Yan Toh Heen, Hong Kong

October 1, 2011 § 1 Comment

Alright, so. Last night in Hong Kong. Planning the trip, I thought to myself, best food city ever! Let’s totally splurge on some awesome food since who knows when we’ll be in HK again. I did my research. NY restaurant research is easy. I know what websites and critics to trust, I know about the chefs, the locations. Foreign restaurant research, at least in Asia, hasn’t been easy. Except for HK. HK is a city of foodies (or so I had been lead to  believe). There was no shortage of seemingly reputable information. Well, the clear answer, in hindsight, was to go to Caprice, which my brother recommended. But I thought, we’re in HK, I can get French food in NY, we should do Cantonese! I looked into a few options. We couldn’t get a reservation at Lung King Heen (three Michelin stars) so I ended up making a reservation at Yan Toh Heen (one Michelin star).

Atmosphere: Yan Toh Heen is located on Kowloon Peninsula in the InterContinental Hotel.  While the restaurant faces Hong Kong Island, unfortunately it’s located on the ground floor. So despite the restaurant’s name (meaning ‘breathtaking view elegant dining establishment’ according to this), the view was unimpressive. In its other aspects, the room was perfectly adequate.

Service: Friendly, a little informal, a little absent-minded. All in all, a little less than I expected. The tasting menu wasn’t brought until several courses into our meal and then only the Japanese version was brought for my friend. When they brought the wine (what turned out to be a very nice Robert Mondavi Cabernet Sauvignon), the waiter poured a taste, and then actually swirled the wine for us. I’m unsure if this is standard practice for them or if he just assumed we didn’t know anything about wine. I was a little offended.

Food: The important part, of course.  While perfectly edible and reasonably enjoyable, this is not what you expect from a $150 tasting menu. The food itself was well-executed but there was nothing to distinguish it from any other, cheaper Cantonese food except, perhaps, the choice of ingredients (abalone, truffles, etc), which I assume makes it ‘fine dining.’ When I order a tasting menu, I expect a point of view. I expect the chef to show me their skill and creativity through a unique understanding of the cuisine or ingredient or method of cooking. This food had no point of view, no creativity. Ultimately, at the very least I expect striking flavors and textures. While the food was, no doubt, made by a perfectly accomplished chef, it lacked excitement, that essential ability to surprise with flavor.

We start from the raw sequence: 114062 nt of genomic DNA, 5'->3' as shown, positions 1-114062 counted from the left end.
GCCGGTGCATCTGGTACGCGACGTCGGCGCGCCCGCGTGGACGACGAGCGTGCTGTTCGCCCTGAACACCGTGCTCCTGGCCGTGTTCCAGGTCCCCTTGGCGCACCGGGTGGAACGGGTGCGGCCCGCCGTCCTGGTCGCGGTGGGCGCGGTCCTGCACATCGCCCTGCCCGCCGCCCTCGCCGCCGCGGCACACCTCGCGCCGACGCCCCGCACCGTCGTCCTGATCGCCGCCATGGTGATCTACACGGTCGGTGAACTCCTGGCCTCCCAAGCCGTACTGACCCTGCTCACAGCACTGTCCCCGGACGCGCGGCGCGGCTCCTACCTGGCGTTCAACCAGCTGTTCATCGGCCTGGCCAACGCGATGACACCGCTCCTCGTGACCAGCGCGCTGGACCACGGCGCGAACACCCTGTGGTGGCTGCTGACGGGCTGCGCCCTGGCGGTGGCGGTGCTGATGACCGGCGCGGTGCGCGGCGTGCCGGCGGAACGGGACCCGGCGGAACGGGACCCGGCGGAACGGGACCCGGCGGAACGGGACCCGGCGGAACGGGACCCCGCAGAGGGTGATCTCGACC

What is the broccoli for? Why is it there? Why doesn’t it taste like anything? These are some of the many questions I am unable to answer.

Of the several items we tried, none were memorable or particularly worthy of note. The fried rice (below) is what you would expect at any Cantonese restaurant anywhere in the world (and even then was only likable after liberal application of hot sauce). The pork and eggplant (above) was another, somewhat offensive, example.

Really, I paid $150 for this?

On the more negative end, the ‘fresh fruit salad’, which came with the prawns, made no sense as an accompaniment and tasted exactly the same as a similar ‘salad’ we got a few days later on an airplane.

A quarter of a strawberry? Sprig of some unmentionable green? What does it mean?

While the two desserts on the menu were nice, we also received this monster, complimentary:

The butter cookies were nice, tasted like what you get in a box, and the other items — well I don’t think I’ve ever tasted their like before and I’m uncertain what they were made out of (some kind of chalky-tasting flaky crust that I am certain was achieved without the help of any fats), but I would be happy never to have them again.

The experience, as a whole, was pleasant, a welcome relaxation after a few stressful days. Then again, one can enjoy wine and food and friends in a well-appointed room at most every fine dining establishment in Hong Kong. In the end, the food needs to make it worthwhile, and that is where Yan Toh Heen ultimately missed the mark.

You can view the full tasting menu here.


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